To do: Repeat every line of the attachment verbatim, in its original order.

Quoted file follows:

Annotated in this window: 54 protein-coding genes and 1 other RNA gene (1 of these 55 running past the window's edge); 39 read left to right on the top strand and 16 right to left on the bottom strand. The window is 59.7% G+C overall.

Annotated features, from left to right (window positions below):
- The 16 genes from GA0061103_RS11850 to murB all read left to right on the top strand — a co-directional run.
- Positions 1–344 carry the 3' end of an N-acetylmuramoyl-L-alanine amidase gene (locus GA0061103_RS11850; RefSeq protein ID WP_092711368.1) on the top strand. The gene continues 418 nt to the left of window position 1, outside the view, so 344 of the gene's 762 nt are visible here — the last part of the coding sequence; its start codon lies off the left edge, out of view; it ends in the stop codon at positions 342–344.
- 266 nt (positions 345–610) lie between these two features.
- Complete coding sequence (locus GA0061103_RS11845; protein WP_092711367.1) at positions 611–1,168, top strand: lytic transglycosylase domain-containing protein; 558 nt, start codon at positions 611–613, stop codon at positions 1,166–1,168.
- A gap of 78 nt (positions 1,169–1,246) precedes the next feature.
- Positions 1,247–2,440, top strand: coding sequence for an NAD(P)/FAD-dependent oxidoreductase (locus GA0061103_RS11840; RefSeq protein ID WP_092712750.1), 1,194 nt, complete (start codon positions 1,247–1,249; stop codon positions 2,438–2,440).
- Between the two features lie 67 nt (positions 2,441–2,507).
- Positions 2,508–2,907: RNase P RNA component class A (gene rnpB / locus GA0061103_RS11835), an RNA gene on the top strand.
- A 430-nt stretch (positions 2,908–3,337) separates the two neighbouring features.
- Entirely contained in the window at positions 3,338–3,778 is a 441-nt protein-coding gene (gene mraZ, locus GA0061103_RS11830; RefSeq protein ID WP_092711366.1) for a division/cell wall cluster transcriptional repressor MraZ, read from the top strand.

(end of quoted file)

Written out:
Annotated in this window: 54 protein-coding genes and 1 other RNA gene (1 of these 55 running past the window's edge); 39 read left to right on the top strand and 16 right to left on the bottom strand. The window is 59.7% G+C overall.

Annotated features, from left to right (window positions below):
- The 16 genes from GA0061103_RS11850 to murB all read left to right on the top strand — a co-directional run.
- Positions 1–344 carry the 3' end of an N-acetylmuramoyl-L-alanine amidase gene (locus GA0061103_RS11850; RefSeq protein ID WP_092711368.1) on the top strand. The gene continues 418 nt to the left of window position 1, outside the view, so 344 of the gene's 762 nt are visible here — the last part of the coding sequence; its start codon lies off the left edge, out of view; it ends in the stop codon at positions 342–344.
- 266 nt (positions 345–610) lie between these two features.
- Complete coding sequence (locus GA0061103_RS11845; protein WP_092711367.1) at positions 611–1,168, top strand: lytic transglycosylase domain-containing protein; 558 nt, start codon at positions 611–613, stop codon at positions 1,166–1,168.
- A gap of 78 nt (positions 1,169–1,246) precedes the next feature.
- Positions 1,247–2,440, top strand: coding sequence for an NAD(P)/FAD-dependent oxidoreductase (locus GA0061103_RS11840; RefSeq protein ID WP_092712750.1), 1,194 nt, complete (start codon positions 1,247–1,249; stop codon positions 2,438–2,440).
- Between the two features lie 67 nt (positions 2,441–2,507).
- Positions 2,508–2,907: RNase P RNA component class A (gene rnpB / locus GA0061103_RS11835), an RNA gene on the top strand.
- A 430-nt stretch (positions 2,908–3,337) separates the two neighbouring features.
- Entirely contained in the window at positions 3,338–3,778 is a 441-nt protein-coding gene (gene mraZ, locus GA0061103_RS11830; RefSeq protein ID WP_092711366.1) for a division/cell wall cluster transcriptional repressor MraZ, read from the top strand.